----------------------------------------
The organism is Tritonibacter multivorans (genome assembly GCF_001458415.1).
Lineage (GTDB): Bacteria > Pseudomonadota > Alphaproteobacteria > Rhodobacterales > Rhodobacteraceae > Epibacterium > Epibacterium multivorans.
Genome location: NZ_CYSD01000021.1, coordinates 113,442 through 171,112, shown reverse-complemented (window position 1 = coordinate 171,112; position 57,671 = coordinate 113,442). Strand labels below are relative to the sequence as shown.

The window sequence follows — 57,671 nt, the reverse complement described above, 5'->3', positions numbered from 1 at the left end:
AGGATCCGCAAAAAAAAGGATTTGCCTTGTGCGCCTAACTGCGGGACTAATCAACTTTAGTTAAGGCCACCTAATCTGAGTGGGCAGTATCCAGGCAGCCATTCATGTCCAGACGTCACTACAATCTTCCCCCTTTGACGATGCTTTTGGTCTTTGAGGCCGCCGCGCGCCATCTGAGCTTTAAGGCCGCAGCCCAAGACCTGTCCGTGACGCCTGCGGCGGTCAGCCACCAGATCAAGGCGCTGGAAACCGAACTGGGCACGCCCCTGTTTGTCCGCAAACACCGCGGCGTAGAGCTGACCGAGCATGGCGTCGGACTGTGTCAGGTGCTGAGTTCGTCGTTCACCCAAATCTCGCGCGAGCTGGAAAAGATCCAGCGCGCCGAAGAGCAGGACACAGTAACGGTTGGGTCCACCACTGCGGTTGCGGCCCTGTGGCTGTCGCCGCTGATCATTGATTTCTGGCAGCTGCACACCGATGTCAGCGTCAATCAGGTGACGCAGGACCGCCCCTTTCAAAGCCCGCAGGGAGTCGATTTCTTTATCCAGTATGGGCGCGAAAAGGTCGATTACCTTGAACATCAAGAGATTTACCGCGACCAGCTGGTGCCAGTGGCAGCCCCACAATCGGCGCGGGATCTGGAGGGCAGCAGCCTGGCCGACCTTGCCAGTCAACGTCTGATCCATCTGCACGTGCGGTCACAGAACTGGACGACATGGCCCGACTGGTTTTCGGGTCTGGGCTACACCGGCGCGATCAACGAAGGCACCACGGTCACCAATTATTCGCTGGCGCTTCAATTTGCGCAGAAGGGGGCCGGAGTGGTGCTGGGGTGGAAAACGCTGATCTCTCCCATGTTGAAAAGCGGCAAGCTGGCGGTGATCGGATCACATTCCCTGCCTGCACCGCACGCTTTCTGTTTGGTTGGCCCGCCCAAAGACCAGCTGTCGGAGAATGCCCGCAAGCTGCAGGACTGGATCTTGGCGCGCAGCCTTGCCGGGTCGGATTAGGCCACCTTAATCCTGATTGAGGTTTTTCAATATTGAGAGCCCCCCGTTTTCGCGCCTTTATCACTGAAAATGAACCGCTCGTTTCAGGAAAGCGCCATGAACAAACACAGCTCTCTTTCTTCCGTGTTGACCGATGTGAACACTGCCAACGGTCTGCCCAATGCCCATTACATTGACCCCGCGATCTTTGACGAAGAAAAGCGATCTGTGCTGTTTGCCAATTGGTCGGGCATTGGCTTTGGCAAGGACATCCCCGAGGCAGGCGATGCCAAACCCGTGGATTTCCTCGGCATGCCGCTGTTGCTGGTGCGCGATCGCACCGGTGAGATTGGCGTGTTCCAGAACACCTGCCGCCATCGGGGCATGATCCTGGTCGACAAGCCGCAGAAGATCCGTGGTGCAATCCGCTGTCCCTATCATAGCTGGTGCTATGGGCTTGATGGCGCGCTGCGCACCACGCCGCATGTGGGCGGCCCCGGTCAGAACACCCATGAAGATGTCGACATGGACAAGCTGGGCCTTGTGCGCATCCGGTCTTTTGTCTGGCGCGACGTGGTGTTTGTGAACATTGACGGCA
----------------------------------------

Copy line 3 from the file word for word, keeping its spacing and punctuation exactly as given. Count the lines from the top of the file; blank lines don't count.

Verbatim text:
Genome location: NZ_CYSD01000021.1, coordinates 113,442 through 171,112, shown reverse-complemented (window position 1 = coordinate 171,112; position 57,671 = coordinate 113,442). Strand labels below are relative to the sequence as shown.